[54 NJSuper Page 63]

to enforce the claim (R.S. 2:60-136), which provisions were to be construed strictly, citing Friedman v. Stein , 4 N.J. 34 (1950). (These last-mentioned sections of the statute, compliance with which is requisite to constitute the lien, are now found in N.J.S. 2 A:44-71 and 72, 91 and 92, and 98.)

Under the rule of the Wheeler case, the requirement that notice of commencement of action be endorsed on the lien claim, as set out in N.J.S. 2 A:44-99, has always been held to be a statutory requisite in the same manner as the requirements for filing the notice of intention, filing the lien claim within four months after the last materials furnished, and the commencement of the action to enforce the claim. There is no indication from the statutory amendments or from the Columbia case that either the Legislature or the courts have changed the law which has firmly been fixed since the Wheeler decision.

The endorsement on the lien claim of the fact that an action has been commenced is necessary for the protection of all those who might rely upon the public record in the county clerk's office -- not only the contractor and owner who, of course, know of the action because they are parties defendant, but all persons who might possibly claim a lien or interest in the lands involved, whether as mechanics' lien claimants, purchasers, mortgagees or judgment creditors. The danger that the interests of such persons might be prejudiced were an endorsement permitted nunc pro tunc after they had acquired their lien, is sufficient for refusing to hold the plain requirement of the statute merely directory and procedural.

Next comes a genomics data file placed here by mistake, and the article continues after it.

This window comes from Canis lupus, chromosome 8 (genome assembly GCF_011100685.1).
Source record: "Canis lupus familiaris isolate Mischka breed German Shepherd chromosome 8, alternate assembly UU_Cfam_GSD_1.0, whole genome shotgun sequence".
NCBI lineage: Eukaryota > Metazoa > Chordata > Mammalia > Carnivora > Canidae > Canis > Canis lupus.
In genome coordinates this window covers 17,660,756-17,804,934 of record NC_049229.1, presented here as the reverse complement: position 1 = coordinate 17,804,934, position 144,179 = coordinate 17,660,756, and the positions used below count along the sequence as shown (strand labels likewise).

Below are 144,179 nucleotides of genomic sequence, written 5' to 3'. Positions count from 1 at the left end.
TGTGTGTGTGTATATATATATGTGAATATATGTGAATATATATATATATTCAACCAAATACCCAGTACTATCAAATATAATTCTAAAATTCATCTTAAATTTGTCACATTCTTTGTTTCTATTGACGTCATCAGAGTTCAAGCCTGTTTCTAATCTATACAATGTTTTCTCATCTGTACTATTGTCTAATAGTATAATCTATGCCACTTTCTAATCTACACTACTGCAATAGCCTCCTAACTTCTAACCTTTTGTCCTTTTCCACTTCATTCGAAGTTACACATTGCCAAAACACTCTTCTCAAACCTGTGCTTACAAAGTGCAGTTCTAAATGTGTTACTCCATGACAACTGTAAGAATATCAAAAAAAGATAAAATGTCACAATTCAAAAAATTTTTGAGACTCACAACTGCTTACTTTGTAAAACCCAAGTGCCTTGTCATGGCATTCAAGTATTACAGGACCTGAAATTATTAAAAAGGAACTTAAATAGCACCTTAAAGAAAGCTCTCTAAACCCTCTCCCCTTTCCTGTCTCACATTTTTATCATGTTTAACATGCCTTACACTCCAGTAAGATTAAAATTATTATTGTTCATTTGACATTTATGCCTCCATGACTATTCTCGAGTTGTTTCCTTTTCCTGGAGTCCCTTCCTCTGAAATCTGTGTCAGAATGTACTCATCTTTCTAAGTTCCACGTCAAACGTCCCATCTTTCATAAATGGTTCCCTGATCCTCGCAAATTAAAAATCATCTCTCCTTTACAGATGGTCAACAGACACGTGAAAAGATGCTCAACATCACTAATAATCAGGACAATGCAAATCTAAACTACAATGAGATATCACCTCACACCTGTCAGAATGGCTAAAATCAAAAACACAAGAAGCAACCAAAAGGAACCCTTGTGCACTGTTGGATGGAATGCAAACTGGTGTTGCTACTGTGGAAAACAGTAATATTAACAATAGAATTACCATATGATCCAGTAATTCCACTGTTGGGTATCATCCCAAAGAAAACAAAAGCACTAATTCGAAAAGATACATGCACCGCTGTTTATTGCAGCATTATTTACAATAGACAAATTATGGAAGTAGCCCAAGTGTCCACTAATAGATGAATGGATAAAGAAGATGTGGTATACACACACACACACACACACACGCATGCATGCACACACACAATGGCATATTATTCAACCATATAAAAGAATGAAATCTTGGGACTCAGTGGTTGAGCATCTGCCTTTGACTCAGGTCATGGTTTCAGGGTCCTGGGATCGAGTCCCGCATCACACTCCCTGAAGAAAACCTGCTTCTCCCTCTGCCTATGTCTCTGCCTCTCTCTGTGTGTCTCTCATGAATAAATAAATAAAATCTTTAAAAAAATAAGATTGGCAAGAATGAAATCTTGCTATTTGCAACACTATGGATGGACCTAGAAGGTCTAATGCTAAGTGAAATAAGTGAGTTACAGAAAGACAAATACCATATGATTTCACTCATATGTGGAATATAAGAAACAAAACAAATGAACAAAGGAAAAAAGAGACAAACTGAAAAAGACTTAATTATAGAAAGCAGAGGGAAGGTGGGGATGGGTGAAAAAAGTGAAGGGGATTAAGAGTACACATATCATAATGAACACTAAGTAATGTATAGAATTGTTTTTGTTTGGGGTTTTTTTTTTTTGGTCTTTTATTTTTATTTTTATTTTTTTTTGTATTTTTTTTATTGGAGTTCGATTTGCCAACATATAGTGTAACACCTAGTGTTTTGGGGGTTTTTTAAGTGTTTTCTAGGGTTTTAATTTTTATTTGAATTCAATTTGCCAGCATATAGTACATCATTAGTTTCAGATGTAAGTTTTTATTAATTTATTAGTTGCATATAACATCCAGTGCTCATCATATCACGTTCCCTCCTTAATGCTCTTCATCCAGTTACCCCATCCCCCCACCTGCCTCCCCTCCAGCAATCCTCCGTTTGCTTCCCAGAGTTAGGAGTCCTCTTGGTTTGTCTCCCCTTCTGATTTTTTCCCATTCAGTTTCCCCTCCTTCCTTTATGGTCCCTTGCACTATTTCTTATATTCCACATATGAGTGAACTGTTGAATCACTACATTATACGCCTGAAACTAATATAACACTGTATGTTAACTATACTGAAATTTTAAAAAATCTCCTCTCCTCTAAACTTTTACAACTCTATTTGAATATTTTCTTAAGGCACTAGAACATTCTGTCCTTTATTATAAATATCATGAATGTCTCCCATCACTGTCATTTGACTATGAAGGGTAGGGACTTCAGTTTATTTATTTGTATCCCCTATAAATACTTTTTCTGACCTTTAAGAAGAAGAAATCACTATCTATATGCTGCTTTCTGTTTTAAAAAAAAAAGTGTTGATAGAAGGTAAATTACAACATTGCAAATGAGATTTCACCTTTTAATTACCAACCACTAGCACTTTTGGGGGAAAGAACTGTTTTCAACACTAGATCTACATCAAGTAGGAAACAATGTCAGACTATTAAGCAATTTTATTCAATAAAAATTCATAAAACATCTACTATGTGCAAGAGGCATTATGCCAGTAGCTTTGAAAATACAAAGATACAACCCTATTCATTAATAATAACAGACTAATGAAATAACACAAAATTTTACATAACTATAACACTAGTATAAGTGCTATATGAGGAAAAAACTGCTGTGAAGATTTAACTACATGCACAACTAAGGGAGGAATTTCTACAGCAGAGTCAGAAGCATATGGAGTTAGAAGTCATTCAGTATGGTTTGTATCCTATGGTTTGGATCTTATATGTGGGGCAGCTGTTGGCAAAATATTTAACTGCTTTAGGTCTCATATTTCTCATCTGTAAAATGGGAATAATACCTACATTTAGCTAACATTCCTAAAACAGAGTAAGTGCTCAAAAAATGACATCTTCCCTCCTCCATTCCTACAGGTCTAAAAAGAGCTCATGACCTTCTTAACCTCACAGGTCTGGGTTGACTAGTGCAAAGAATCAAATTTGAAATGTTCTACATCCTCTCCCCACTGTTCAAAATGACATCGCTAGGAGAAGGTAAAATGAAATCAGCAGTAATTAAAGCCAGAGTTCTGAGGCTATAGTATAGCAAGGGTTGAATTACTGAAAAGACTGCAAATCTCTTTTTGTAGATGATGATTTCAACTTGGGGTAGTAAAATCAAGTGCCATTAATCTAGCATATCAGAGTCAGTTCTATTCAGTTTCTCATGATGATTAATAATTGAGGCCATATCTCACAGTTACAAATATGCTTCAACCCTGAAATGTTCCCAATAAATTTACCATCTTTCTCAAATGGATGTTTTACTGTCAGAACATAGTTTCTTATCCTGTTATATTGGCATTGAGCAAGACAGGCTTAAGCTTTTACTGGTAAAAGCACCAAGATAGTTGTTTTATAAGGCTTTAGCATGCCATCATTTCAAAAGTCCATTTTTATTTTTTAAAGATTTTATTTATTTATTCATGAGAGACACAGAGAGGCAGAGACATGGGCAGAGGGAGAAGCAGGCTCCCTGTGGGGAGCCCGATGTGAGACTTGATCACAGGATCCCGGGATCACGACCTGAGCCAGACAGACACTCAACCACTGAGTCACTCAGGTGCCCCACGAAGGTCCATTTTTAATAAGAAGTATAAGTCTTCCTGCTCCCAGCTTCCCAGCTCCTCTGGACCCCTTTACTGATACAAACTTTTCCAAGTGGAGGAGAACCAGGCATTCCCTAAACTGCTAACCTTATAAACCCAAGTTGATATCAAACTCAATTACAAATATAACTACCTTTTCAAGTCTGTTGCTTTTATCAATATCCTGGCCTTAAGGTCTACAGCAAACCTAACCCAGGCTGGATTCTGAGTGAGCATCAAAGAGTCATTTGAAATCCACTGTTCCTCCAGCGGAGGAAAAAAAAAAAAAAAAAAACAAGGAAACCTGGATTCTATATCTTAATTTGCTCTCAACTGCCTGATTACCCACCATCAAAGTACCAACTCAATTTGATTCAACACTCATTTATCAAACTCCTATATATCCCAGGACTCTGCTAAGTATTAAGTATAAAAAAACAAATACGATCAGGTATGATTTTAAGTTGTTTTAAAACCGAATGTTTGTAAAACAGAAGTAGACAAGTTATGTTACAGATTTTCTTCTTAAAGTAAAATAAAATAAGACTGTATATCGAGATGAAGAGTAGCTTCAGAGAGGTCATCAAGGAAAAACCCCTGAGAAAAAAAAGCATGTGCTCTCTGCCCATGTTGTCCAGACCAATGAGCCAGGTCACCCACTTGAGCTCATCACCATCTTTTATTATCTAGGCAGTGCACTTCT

We conclude that the endorsement requirement of N.J.S. 2 A:44-99 and 101 is substantive and mandatory. It goes to the very life of the lien; observed, it gives the lien viability and continued life; disregarded, it cuts short its existence and potential effectiveness.

The judgment is affirmed.